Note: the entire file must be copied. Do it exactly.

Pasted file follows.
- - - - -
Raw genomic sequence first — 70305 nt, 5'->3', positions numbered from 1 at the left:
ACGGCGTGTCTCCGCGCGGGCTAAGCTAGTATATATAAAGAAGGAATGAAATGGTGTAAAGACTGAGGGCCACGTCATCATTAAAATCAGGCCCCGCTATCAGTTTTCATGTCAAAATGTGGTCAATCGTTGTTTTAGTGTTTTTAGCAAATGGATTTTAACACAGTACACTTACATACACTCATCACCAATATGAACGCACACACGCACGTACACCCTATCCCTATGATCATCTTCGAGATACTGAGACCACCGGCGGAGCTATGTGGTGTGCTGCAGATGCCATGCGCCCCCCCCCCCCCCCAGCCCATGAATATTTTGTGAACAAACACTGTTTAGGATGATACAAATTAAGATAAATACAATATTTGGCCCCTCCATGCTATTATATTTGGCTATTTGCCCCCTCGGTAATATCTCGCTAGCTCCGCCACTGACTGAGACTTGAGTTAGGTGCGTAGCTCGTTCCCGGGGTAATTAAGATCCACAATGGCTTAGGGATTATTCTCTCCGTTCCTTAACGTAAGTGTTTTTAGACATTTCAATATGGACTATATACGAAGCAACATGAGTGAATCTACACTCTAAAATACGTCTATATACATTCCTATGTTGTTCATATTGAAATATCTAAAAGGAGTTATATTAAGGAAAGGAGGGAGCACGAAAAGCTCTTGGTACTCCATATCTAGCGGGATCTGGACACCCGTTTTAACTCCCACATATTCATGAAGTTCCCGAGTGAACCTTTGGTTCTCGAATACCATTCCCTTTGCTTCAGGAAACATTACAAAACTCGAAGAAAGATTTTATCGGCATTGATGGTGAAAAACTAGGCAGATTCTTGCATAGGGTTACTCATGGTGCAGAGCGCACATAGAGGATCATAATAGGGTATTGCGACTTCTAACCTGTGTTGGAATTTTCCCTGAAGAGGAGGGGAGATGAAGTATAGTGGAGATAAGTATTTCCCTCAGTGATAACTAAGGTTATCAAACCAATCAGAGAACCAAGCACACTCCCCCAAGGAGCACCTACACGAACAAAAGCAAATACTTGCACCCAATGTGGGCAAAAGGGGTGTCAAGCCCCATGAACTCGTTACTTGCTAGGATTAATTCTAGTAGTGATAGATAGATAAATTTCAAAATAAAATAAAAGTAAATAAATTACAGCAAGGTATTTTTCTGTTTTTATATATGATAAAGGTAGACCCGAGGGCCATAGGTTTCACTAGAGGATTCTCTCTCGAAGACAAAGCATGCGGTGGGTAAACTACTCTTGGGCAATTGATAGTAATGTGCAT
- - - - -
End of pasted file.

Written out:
Raw genomic sequence first — 70305 nt, 5'->3', positions numbered from 1 at the left:
ACGGCGTGTCTCCGCGCGGGCTAAGCTAGTATATATAAAGAAGGAATGAAATGGTGTAAAGACTGAGGGCCACGTCATCATTAAAATCAGGCCCCGCTATCAGTTTTCATGTCAAAATGTGGTCAATCGTTGTTTTAGTGTTTTTAGCAAATGGATTTTAACACAGTACACTTACATACACTCATCACCAATATGAACGCACACACGCACGTACACCCTATCCCTATGATCATCTTCGAGATACTGAGACCACCGGCGGAGCTATGTGGTGTGCTGCAGATGCCATGCGCCCCCCCCCCCCCCCAGCCCATGAATATTTTGTGAACAAACACTGTTTAGGATGATACAAATTAAGATAAATACAATATTTGGCCCCTCCATGCTATTATATTTGGCTATTTGCCCCCTCGGTAATATCTCGCTAGCTCCGCCACTGACTGAGACTTGAGTTAGGTGCGTAGCTCGTTCCCGGGGTAATTAAGATCCACAATGGCTTAGGGATTATTCTCTCCGTTCCTTAACGTAAGTGTTTTTAGACATTTCAATATGGACTATATACGAAGCAACATGAGTGAATCTACACTCTAAAATACGTCTATATACATTCCTATGTTGTTCATATTGAAATATCTAAAAGGAGTTATATTAAGGAAAGGAGGGAGCACGAAAAGCTCTTGGTACTCCATATCTAGCGGGATCTGGACACCCGTTTTAACTCCCACATATTCATGAAGTTCCCGAGTGAACCTTTGGTTCTCGAATACCATTCCCTTTGCTTCAGGAAACATTACAAAACTCGAAGAAAGATTTTATCGGCATTGATGGTGAAAAACTAGGCAGATTCTTGCATAGGGTTACTCATGGTGCAGAGCGCACATAGAGGATCATAATAGGGTATTGCGACTTCTAACCTGTGTTGGAATTTTCCCTGAAGAGGAGGGGAGATGAAGTATAGTGGAGATAAGTATTTCCCTCAGTGATAACTAAGGTTATCAAACCAATCAGAGAACCAAGCACACTCCCCCAAGGAGCACCTACACGAACAAAAGCAAATACTTGCACCCAATGTGGGCAAAAGGGGTGTCAAGCCCCATGAACTCGTTACTTGCTAGGATTAATTCTAGTAGTGATAGATAGATAAATTTCAAAATAAAATAAAAGTAAATAAATTACAGCAAGGTATTTTTCTGTTTTTATATATGATAAAGGTAGACCCGAGGGCCATAGGTTTCACTAGAGGATTCTCTCTCGAAGACAAAGCATGCGGTGGGTAAACTACTCTTGGGCAATTGATAGTAATGTGCAT